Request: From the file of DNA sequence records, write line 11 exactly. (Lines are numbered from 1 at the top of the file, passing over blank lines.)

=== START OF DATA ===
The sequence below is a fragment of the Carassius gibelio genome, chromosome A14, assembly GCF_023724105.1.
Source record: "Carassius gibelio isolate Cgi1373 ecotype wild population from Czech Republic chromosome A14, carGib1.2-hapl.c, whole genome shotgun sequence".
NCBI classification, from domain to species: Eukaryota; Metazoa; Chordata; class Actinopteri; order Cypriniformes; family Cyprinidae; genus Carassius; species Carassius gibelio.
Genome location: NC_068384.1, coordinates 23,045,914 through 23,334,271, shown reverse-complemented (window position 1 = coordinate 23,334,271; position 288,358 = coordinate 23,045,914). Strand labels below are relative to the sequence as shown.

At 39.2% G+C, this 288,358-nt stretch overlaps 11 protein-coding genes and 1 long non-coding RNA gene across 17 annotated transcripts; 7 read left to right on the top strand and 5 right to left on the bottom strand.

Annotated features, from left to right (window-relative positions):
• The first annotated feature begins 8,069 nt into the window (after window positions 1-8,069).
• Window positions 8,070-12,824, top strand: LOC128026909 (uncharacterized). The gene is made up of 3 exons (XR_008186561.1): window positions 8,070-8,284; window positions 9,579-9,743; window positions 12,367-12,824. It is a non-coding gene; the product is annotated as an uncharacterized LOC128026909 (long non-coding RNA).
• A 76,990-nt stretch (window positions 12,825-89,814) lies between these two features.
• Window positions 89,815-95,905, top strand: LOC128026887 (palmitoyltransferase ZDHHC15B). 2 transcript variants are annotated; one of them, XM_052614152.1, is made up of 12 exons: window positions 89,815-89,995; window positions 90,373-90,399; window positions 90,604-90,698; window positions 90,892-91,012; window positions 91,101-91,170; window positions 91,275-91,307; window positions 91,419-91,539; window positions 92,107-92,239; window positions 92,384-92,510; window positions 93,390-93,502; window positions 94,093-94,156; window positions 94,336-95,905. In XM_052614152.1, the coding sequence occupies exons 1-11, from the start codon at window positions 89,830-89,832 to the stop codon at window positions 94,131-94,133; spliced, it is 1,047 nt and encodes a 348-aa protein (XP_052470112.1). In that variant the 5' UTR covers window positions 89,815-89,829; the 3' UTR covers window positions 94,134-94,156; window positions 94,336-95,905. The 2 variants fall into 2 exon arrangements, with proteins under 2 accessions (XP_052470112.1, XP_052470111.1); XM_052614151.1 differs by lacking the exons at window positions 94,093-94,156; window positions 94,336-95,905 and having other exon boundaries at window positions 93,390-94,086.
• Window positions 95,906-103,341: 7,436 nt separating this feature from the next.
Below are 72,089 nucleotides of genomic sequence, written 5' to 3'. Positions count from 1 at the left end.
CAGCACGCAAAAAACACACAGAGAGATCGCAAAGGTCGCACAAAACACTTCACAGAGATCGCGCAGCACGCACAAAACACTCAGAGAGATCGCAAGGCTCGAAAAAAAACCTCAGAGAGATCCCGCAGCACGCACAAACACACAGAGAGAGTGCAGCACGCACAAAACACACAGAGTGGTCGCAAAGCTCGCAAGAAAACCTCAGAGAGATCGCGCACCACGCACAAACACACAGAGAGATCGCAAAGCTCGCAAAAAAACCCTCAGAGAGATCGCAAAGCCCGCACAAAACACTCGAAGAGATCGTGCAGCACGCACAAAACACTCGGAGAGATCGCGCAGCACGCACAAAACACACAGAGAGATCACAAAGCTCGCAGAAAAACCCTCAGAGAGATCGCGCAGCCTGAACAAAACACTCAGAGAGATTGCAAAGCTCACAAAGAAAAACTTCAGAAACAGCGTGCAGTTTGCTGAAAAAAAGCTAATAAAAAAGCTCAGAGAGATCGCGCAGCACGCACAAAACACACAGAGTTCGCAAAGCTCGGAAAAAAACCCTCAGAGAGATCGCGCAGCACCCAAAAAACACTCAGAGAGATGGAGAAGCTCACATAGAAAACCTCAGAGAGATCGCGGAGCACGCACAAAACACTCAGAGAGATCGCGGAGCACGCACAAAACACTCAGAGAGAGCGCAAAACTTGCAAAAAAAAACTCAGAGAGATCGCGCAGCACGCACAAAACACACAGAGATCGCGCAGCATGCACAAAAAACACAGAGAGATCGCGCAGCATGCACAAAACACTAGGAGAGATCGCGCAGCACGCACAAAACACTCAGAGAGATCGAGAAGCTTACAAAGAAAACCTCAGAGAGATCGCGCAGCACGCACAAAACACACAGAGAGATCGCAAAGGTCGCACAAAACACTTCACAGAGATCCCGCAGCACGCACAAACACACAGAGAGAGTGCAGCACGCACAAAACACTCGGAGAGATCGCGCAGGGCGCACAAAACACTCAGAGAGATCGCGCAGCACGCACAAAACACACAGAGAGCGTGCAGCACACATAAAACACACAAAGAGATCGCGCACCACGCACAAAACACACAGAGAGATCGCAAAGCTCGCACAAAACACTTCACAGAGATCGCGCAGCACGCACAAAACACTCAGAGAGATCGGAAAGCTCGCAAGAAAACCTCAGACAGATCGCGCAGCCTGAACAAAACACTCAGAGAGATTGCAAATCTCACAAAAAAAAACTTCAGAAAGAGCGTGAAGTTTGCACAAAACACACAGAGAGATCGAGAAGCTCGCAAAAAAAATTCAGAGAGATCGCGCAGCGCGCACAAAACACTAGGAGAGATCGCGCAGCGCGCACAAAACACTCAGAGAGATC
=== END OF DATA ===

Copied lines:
• Window positions 95,906-103,341: 7,436 nt separating this feature from the next.